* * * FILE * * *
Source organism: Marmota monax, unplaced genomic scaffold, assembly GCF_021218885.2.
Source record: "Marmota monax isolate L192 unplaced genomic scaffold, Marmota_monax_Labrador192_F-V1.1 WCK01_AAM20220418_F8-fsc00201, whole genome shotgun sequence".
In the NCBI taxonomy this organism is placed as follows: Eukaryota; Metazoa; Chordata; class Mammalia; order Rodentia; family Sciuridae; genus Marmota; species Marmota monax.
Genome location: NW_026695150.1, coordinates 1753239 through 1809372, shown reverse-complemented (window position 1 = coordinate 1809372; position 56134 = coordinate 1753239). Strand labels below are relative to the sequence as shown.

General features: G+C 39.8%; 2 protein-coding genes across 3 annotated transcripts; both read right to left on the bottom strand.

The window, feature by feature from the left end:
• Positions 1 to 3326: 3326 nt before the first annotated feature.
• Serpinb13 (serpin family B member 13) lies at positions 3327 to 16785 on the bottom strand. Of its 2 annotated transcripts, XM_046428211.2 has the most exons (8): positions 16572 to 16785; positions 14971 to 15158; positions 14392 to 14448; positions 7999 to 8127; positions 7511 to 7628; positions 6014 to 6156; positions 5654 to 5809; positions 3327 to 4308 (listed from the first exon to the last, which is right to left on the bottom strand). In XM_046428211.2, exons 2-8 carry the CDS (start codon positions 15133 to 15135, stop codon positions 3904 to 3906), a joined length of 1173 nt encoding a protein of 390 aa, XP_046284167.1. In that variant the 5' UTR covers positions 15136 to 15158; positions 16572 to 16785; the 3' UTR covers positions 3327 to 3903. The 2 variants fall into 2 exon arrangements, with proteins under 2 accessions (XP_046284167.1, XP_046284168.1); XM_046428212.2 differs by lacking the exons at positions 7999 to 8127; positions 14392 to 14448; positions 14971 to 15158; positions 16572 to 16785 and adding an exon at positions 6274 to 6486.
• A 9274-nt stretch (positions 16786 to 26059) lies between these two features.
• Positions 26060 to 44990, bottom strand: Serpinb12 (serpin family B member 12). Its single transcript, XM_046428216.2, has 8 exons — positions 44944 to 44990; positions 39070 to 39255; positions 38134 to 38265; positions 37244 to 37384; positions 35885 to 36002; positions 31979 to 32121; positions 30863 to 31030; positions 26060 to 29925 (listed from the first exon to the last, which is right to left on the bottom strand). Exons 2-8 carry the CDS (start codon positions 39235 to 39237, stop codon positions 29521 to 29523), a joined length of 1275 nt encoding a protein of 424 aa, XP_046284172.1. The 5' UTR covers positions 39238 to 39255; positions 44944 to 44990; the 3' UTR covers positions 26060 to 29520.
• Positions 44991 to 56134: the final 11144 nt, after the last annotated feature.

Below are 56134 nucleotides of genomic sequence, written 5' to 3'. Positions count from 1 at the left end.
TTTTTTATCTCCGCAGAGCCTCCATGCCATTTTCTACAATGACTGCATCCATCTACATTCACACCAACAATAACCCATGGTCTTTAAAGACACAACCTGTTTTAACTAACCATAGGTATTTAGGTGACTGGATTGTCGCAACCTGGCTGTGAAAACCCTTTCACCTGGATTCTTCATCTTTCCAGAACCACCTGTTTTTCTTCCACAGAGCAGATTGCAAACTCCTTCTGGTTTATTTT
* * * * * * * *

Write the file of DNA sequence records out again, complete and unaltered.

Source organism: Marmota monax, unplaced genomic scaffold, assembly GCF_021218885.2.
Source record: "Marmota monax isolate L192 unplaced genomic scaffold, Marmota_monax_Labrador192_F-V1.1 WCK01_AAM20220418_F8-fsc00201, whole genome shotgun sequence".
In the NCBI taxonomy this organism is placed as follows: Eukaryota; Metazoa; Chordata; class Mammalia; order Rodentia; family Sciuridae; genus Marmota; species Marmota monax.
Genome location: NW_026695150.1, coordinates 1753239 through 1809372, shown reverse-complemented (window position 1 = coordinate 1809372; position 56134 = coordinate 1753239). Strand labels below are relative to the sequence as shown.

General features: G+C 39.8%; 2 protein-coding genes across 3 annotated transcripts; both read right to left on the bottom strand.

The window, feature by feature from the left end:
• Positions 1 to 3326: 3326 nt before the first annotated feature.
• Serpinb13 (serpin family B member 13) lies at positions 3327 to 16785 on the bottom strand. Of its 2 annotated transcripts, XM_046428211.2 has the most exons (8): positions 16572 to 16785; positions 14971 to 15158; positions 14392 to 14448; positions 7999 to 8127; positions 7511 to 7628; positions 6014 to 6156; positions 5654 to 5809; positions 3327 to 4308 (listed from the first exon to the last, which is right to left on the bottom strand). In XM_046428211.2, exons 2-8 carry the CDS (start codon positions 15133 to 15135, stop codon positions 3904 to 3906), a joined length of 1173 nt encoding a protein of 390 aa, XP_046284167.1. In that variant the 5' UTR covers positions 15136 to 15158; positions 16572 to 16785; the 3' UTR covers positions 3327 to 3903. The 2 variants fall into 2 exon arrangements, with proteins under 2 accessions (XP_046284167.1, XP_046284168.1); XM_046428212.2 differs by lacking the exons at positions 7999 to 8127; positions 14392 to 14448; positions 14971 to 15158; positions 16572 to 16785 and adding an exon at positions 6274 to 6486.
• A 9274-nt stretch (positions 16786 to 26059) lies between these two features.
• Positions 26060 to 44990, bottom strand: Serpinb12 (serpin family B member 12). Its single transcript, XM_046428216.2, has 8 exons — positions 44944 to 44990; positions 39070 to 39255; positions 38134 to 38265; positions 37244 to 37384; positions 35885 to 36002; positions 31979 to 32121; positions 30863 to 31030; positions 26060 to 29925 (listed from the first exon to the last, which is right to left on the bottom strand). Exons 2-8 carry the CDS (start codon positions 39235 to 39237, stop codon positions 29521 to 29523), a joined length of 1275 nt encoding a protein of 424 aa, XP_046284172.1. The 5' UTR covers positions 39238 to 39255; positions 44944 to 44990; the 3' UTR covers positions 26060 to 29520.
• Positions 44991 to 56134: the final 11144 nt, after the last annotated feature.

Below are 56134 nucleotides of genomic sequence, written 5' to 3'. Positions count from 1 at the left end.
TTTTTTATCTCCGCAGAGCCTCCATGCCATTTTCTACAATGACTGCATCCATCTACATTCACACCAACAATAACCCATGGTCTTTAAAGACACAACCTGTTTTAACTAACCATAGGTATTTAGGTGACTGGATTGTCGCAACCTGGCTGTGAAAACCCTTTCACCTGGATTCTTCATCTTTCCAGAACCACCTGTTTTTCTTCCACAGAGCAGATTGCAAACTCCTTCTGGTTTATTTT